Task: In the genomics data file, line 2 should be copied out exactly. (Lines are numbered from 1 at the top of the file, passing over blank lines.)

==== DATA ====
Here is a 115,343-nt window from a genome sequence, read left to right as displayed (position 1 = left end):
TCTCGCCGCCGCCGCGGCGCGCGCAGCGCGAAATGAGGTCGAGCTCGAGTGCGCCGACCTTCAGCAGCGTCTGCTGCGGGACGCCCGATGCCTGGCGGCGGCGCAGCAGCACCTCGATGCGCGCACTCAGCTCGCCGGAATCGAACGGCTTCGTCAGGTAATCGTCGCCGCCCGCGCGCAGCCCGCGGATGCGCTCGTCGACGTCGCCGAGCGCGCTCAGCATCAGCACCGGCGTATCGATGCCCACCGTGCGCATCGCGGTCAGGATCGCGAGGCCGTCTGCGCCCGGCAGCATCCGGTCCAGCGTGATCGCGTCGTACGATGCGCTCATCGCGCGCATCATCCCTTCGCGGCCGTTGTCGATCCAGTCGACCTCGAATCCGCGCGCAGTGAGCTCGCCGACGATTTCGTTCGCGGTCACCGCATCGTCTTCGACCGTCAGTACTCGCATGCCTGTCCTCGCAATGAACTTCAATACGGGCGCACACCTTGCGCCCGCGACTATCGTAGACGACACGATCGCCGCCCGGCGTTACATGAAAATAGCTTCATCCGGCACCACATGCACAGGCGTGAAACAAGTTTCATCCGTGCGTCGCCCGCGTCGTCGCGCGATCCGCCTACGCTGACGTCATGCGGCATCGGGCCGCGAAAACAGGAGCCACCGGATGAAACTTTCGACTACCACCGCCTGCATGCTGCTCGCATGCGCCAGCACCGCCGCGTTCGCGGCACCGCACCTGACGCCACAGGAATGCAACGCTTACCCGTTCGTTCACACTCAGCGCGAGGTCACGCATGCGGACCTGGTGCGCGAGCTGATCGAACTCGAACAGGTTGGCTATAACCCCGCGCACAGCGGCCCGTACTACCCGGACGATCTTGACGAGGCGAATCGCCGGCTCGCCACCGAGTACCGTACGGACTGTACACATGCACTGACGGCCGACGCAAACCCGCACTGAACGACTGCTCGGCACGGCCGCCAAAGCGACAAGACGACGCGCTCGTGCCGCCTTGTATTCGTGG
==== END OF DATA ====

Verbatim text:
TCTCGCCGCCGCCGCGGCGCGCGCAGCGCGAAATGAGGTCGAGCTCGAGTGCGCCGACCTTCAGCAGCGTCTGCTGCGGGACGCCCGATGCCTGGCGGCGGCGCAGCAGCACCTCGATGCGCGCACTCAGCTCGCCGGAATCGAACGGCTTCGTCAGGTAATCGTCGCCGCCCGCGCGCAGCCCGCGGATGCGCTCGTCGACGTCGCCGAGCGCGCTCAGCATCAGCACCGGCGTATCGATGCCCACCGTGCGCATCGCGGTCAGGATCGCGAGGCCGTCTGCGCCCGGCAGCATCCGGTCCAGCGTGATCGCGTCGTACGATGCGCTCATCGCGCGCATCATCCCTTCGCGGCCGTTGTCGATCCAGTCGACCTCGAATCCGCGCGCAGTGAGCTCGCCGACGATTTCGTTCGCGGTCACCGCATCGTCTTCGACCGTCAGTACTCGCATGCCTGTCCTCGCAATGAACTTCAATACGGGCGCACACCTTGCGCCCGCGACTATCGTAGACGACACGATCGCCGCCCGGCGTTACATGAAAATAGCTTCATCCGGCACCACATGCACAGGCGTGAAACAAGTTTCATCCGTGCGTCGCCCGCGTCGTCGCGCGATCCGCCTACGCTGACGTCATGCGGCATCGGGCCGCGAAAACAGGAGCCACCGGATGAAACTTTCGACTACCACCGCCTGCATGCTGCTCGCATGCGCCAGCACCGCCGCGTTCGCGGCACCGCACCTGACGCCACAGGAATGCAACGCTTACCCGTTCGTTCACACTCAGCGCGAGGTCACGCATGCGGACCTGGTGCGCGAGCTGATCGAACTCGAACAGGTTGGCTATAACCCCGCGCACAGCGGCCCGTACTACCCGGACGATCTTGACGAGGCGAATCGCCGGCTCGCCACCGAGTACCGTACGGACTGTACACATGCACTGACGGCCGACGCAAACCCGCACTGAACGACTGCTCGGCACGGCCGCCAAAGCGACAAGACGACGCGCTCGTGCCGCCTTGTATTCGTGG